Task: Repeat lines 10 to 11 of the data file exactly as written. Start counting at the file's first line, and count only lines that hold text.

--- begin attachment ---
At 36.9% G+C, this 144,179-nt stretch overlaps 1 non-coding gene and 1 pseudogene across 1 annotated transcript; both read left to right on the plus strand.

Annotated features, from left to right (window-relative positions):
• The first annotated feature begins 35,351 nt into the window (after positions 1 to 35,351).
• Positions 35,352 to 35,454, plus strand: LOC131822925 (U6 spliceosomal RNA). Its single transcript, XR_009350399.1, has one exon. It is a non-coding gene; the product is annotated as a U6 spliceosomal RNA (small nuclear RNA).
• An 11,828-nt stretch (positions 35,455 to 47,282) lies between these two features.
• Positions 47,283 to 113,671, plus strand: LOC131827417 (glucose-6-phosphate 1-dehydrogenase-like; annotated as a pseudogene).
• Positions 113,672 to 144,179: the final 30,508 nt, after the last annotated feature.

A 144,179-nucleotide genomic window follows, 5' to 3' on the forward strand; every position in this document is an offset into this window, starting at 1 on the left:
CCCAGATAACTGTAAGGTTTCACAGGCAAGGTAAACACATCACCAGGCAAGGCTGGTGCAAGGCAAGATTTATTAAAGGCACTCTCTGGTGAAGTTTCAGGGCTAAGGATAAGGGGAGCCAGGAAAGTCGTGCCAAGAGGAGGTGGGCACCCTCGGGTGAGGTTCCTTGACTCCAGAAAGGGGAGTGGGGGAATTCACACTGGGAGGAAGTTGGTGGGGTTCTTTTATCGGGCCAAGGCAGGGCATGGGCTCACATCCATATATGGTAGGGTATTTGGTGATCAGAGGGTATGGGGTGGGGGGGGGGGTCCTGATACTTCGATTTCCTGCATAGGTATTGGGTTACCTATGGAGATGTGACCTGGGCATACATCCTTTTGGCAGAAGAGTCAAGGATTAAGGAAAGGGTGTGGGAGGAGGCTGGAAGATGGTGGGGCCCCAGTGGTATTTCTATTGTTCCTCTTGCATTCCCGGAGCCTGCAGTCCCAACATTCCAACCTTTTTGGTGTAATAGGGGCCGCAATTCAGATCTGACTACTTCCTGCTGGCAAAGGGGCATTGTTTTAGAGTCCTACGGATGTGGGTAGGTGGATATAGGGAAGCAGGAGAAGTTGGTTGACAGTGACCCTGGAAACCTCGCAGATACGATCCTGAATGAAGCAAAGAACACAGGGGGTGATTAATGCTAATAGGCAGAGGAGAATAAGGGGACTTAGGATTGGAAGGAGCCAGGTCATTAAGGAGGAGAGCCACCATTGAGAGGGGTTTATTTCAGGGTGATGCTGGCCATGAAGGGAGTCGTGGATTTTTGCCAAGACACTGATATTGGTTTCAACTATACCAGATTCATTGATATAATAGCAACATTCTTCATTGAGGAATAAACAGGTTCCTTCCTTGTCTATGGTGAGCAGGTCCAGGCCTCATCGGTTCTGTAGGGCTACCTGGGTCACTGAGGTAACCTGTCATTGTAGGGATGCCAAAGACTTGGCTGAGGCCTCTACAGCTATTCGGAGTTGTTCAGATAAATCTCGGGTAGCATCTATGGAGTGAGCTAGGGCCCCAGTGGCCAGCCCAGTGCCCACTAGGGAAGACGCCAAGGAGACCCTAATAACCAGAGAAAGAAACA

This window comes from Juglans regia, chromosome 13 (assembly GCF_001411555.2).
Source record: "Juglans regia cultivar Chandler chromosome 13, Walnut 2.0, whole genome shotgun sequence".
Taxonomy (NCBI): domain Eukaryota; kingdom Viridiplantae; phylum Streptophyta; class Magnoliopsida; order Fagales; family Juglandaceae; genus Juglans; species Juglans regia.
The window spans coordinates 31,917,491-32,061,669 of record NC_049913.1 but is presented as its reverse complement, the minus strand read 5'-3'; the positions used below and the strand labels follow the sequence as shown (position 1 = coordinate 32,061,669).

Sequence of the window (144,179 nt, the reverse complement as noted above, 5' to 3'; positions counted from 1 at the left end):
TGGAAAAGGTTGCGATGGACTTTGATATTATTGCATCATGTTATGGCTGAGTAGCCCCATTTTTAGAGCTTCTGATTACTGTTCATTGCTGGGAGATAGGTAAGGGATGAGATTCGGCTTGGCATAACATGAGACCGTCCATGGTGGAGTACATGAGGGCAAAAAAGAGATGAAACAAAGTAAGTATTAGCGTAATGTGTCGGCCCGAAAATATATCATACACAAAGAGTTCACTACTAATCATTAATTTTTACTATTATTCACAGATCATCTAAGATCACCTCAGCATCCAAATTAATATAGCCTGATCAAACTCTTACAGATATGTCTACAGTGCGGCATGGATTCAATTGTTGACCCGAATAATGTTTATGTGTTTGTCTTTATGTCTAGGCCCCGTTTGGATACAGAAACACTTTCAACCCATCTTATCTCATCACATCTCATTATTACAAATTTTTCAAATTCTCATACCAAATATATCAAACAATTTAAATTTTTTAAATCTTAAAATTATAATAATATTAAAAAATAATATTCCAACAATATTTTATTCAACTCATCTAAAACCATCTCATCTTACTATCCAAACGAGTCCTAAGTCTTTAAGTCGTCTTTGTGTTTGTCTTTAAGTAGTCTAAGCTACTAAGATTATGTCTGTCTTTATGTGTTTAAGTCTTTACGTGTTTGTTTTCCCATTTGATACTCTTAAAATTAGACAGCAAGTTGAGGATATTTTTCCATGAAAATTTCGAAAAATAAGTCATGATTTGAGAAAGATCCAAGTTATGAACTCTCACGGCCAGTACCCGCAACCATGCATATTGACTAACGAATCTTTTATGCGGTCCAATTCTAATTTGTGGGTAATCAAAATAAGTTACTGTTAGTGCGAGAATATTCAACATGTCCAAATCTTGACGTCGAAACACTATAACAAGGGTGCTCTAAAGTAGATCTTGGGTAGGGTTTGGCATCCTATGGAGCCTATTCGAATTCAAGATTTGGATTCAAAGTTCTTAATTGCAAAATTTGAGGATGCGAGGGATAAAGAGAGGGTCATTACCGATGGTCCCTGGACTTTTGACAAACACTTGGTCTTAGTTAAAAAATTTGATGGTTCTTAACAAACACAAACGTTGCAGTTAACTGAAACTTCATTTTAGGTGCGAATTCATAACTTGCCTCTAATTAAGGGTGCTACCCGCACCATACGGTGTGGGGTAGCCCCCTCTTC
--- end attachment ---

This window comes from Juglans regia, chromosome 13 (assembly GCF_001411555.2).
Source record: "Juglans regia cultivar Chandler chromosome 13, Walnut 2.0, whole genome shotgun sequence".